We humans often grab a banana for a healthy snack or on-the-go treat, knowing this fruit is packed with beneficial nutrients. But can dogs eat bananas? The answer is yes. Plus, those same benefits of this superfood snack apply to our dogs as well.
Whether you incorporate bananas into your dog's diet as an occasional treat or more regularly, rest assured knowing that this healthy human food will give your pooch health benefits. But it's not quite as simple as peeling the banana and letting your dog gulp it down.
In this article, we’ll talk all about how your dog can safely enjoy bananas and what health benefits the fruit brings.
Bananas are a sweet treat that contains a decently high sugar content and carbohydrate levels, so it’s best to only feed your dog small quantities in order to avoid gastrointestinal problems or weight gain. (Follow this rule of thumb for other dog friendly fruits as well.) This ensures that your dog gets the nutrient benefits a banana can offer while not feeding your dog too much sugar. Give your dog two or three bite-sized chunks of fresh banana to start. Any more isn't worth the risk of an upset stomach.
You also want to make sure that you avoid feeding your dog banana peels. This can cause major stomach upset, as dogs cannot digest the peel and it can cause an intestinal blockage. While the peel is non-toxic, it is still unsafe to feed your dog. Stick to feeding the inside of the banana to your pooch.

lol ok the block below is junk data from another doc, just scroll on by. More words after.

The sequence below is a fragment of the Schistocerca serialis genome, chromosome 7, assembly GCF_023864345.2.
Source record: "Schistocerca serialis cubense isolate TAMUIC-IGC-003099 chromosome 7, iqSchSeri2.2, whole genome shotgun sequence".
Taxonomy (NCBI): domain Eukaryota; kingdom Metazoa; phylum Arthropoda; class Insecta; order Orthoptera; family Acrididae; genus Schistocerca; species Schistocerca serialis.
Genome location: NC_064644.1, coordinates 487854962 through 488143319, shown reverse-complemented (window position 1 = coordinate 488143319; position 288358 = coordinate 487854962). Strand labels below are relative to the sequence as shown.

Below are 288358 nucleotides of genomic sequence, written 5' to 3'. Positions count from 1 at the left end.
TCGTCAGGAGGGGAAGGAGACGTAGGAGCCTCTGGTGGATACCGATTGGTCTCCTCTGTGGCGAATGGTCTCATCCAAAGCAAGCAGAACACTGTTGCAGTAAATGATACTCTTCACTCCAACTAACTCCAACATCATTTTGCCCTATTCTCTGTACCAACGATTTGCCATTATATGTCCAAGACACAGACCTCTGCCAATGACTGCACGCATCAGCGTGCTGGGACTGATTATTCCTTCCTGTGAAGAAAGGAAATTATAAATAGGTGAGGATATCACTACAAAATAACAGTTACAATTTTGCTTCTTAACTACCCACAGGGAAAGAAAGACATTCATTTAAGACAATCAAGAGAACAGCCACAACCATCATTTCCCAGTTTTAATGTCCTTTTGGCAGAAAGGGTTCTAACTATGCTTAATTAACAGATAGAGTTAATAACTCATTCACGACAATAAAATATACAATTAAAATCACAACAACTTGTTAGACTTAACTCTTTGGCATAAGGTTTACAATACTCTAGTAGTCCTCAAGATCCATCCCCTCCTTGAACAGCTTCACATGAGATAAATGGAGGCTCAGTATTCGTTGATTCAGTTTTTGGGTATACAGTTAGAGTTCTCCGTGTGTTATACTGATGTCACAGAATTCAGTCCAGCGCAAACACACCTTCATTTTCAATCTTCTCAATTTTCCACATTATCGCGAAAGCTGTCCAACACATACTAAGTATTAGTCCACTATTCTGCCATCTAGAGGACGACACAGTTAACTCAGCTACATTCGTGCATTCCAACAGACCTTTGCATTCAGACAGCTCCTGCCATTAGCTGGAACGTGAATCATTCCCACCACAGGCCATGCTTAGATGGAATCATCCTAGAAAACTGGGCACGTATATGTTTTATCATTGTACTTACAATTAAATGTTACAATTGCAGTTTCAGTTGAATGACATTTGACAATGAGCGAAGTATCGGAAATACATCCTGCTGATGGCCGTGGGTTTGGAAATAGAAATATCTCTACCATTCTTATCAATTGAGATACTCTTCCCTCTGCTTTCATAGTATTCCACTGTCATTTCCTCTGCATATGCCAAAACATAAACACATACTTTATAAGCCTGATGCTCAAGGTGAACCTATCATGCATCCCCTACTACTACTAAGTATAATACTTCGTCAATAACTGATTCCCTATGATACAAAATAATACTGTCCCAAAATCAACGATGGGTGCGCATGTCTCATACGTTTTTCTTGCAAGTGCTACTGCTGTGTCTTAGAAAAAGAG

If you have a diabetic dog, it might be wise to skip feeding them bananas as a snack. These dogs can't tolerate extra sugar in their diet, so it's safest to skip a high-sugar fruit like a banana entirely. The same goes for a dog who is overweight. If your canine friend is struggling with obesity, it's best to avoid feeding them any foods with high sugar content, like bananas.
While an allergic reaction to bananas isn't particularly likely, it is possible. This is another reason that feeding your dog only small amounts of the banana fruit at one time is important. Keep a close eye on your dog after you've fed them bananas, and let your veterinarian know right away if you spot any adverse health symptoms like intense itching, vomiting, diarrhea or difficulty breathing.
Bananas are high in fiber and contain many vitamins, minerals and even prebiotics that make them an optimal addition to your dog’s food while also providing a tasty treat.
Fiber: The fiber content in bananas can aid your dog’s digestive system by soothing an upset tummy and even potentially alleviating diarrhea. Note: Be sure to consult with your dog’s veterinarian if your dog has persistent diarrhea.
Prebiotics: Banana can help digest food by naturally fermenting in your dog’s gut system. The prebiotics from bananas become food for probiotics and can create a healthy intestinal flora. (Native Pet's Probiotic powdered mix, which contains both probiotics and organic prebiotics, is also a great option.)
Vitamin B6: Bananas contain high amounts of Vitamin B6, which is a necessary vitamin for your dog’s immune system, hormones and nervous system to function properly.
Potassium: Bananas are pretty well known for their high amount of potassium. It's an important mineral and electrolyte to maintain dogs’ water balance as well as kidney and heart function.